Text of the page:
1. Karenia brevis: Ecological Effects of Red Tide

    "Neurotoxic shellfish poisoning" in humans can lead to severe gastrointestinal and neurologic symptoms. The primary organisms affected by red tide are fish, but in severe cases their have been mortalities of turtles, birds, bottlenose dolphins, whales, and manatees (JSTOR, 717-720).

  2. Pre 1914 Prose Fiction - Stories of Mystery

    Would they harm us? Wells utilises this fear well in this story to, in some ways, compare the intelligent cephalopods to Martians; both came unwanted, and both were menaces that would easily kill human beings. Therefore we can see the influence that this fear had upon Wells during the nineteenth

  1. The Red Room

    He made 'a frantic effort to keep my footing and then I remember no more.' This cyclic structure creates tension throughout the story. In the Cask of Amontillado the setting is 'damp' and 'the drops of moisture trickle among the bones.'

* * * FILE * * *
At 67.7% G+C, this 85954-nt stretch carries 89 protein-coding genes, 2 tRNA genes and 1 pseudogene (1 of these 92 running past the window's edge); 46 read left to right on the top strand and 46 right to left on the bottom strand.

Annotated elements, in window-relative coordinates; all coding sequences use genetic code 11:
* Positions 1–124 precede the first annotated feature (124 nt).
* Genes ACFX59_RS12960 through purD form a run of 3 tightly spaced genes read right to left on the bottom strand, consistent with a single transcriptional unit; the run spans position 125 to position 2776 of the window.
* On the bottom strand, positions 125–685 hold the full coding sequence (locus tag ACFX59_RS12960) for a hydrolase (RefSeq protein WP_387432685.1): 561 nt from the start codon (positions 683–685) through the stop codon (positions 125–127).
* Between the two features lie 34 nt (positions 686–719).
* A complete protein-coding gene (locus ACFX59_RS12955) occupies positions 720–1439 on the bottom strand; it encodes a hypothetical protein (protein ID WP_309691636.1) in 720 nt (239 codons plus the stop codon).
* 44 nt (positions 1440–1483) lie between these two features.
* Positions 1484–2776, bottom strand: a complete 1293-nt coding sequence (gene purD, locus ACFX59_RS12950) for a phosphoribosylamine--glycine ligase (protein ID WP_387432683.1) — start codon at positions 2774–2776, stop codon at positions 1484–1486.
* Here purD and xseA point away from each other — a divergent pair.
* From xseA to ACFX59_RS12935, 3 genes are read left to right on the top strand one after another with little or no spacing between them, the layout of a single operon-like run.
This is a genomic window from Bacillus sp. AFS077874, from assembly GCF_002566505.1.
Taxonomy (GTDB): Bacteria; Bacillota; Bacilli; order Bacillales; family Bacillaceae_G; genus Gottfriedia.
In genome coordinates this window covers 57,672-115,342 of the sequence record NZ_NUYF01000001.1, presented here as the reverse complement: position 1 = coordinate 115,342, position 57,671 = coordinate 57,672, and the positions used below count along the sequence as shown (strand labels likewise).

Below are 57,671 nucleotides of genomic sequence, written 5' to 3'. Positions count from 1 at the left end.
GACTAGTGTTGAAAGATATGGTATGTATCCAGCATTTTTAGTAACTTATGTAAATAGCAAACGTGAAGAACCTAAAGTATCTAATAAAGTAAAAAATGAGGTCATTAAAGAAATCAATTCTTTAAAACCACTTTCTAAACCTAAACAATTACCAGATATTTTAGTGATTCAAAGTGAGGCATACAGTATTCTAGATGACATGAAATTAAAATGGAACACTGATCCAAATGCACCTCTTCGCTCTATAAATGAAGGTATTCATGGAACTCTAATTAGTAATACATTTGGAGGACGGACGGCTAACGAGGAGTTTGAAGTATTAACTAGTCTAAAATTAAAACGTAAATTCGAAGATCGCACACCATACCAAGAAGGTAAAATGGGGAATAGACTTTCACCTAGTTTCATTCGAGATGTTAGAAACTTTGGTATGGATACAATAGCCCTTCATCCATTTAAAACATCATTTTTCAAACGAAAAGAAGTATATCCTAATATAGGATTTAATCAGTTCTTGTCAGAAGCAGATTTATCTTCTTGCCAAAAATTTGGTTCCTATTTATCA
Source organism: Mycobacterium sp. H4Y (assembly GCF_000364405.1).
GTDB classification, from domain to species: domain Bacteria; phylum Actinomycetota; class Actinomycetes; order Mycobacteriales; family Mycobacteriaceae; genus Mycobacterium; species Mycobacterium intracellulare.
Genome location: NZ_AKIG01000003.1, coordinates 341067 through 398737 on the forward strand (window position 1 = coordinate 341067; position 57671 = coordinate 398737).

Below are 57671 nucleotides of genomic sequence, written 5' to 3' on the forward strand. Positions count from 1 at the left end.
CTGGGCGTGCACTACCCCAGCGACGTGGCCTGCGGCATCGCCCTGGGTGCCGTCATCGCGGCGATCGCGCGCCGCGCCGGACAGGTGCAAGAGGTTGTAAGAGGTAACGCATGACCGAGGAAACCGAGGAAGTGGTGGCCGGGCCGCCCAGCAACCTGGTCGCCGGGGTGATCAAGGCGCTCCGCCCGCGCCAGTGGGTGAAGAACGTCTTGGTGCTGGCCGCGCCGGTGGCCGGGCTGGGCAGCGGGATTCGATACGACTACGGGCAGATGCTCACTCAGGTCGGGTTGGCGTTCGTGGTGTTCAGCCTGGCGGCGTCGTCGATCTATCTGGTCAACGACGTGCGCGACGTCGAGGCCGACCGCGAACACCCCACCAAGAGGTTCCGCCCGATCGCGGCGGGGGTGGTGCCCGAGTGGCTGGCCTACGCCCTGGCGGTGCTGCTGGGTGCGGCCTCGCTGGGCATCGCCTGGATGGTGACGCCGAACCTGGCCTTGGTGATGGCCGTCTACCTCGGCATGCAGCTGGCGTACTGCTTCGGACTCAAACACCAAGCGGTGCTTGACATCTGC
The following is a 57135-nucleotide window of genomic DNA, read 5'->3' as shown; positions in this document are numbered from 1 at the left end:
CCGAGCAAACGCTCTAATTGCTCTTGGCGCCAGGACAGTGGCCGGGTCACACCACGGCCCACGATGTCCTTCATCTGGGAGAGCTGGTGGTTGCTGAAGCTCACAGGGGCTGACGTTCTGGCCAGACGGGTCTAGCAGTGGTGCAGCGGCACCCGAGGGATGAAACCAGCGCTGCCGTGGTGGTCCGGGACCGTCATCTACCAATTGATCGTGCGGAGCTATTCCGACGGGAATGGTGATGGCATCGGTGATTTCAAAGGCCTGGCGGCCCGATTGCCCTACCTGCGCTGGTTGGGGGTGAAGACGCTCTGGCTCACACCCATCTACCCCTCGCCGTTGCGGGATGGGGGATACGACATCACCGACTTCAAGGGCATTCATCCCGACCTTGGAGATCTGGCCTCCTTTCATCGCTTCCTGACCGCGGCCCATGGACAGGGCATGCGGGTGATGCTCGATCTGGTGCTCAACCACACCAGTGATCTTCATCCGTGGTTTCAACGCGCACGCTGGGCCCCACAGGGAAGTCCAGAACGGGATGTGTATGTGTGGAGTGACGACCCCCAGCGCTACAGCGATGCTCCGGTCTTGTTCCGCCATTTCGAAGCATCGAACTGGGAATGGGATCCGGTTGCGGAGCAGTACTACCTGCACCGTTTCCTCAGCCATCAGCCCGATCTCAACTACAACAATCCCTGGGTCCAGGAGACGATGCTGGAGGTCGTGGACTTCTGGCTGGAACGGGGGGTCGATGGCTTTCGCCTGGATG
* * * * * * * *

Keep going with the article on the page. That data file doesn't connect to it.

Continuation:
2. What are the important characteristics of an effective ghost story?

    of those missing at sea' which leads on to Singlebury saying that the disappointment had 'permeated the building like a corrosive gas'. It also uses words such as 'disappointment', 'morbid', death', 'vanished' and 'damp'. Each story has strong main 'narrator' characters, all of which are actually in first person.

  1. To what extent is ' The Red Room' a typical ghost story?

    Deep toned old fashioned furniture." This seems like a typical setting for a ghost story. A creaking door is very common in ghost stories and the ' distorting mirror' makes us imagine weird shapes. It doesn't seem normal and the tension continues to grow further at this point of the story.

  2. How typical of Victorian ghost stories is 'The Red Room'?

    Castles are generally large, dark place, and the reader knows the Red Room to be situated in a castle like this, as the narrator is given a rather long list of directions before he encounters the Red Room. The passageways almost seem to lead him underground, so far into isolation

  • Over 160,000 pieces
    of student written work
  • Annotated by
    experienced teachers
  • Ideas and feedback to
    improve your own work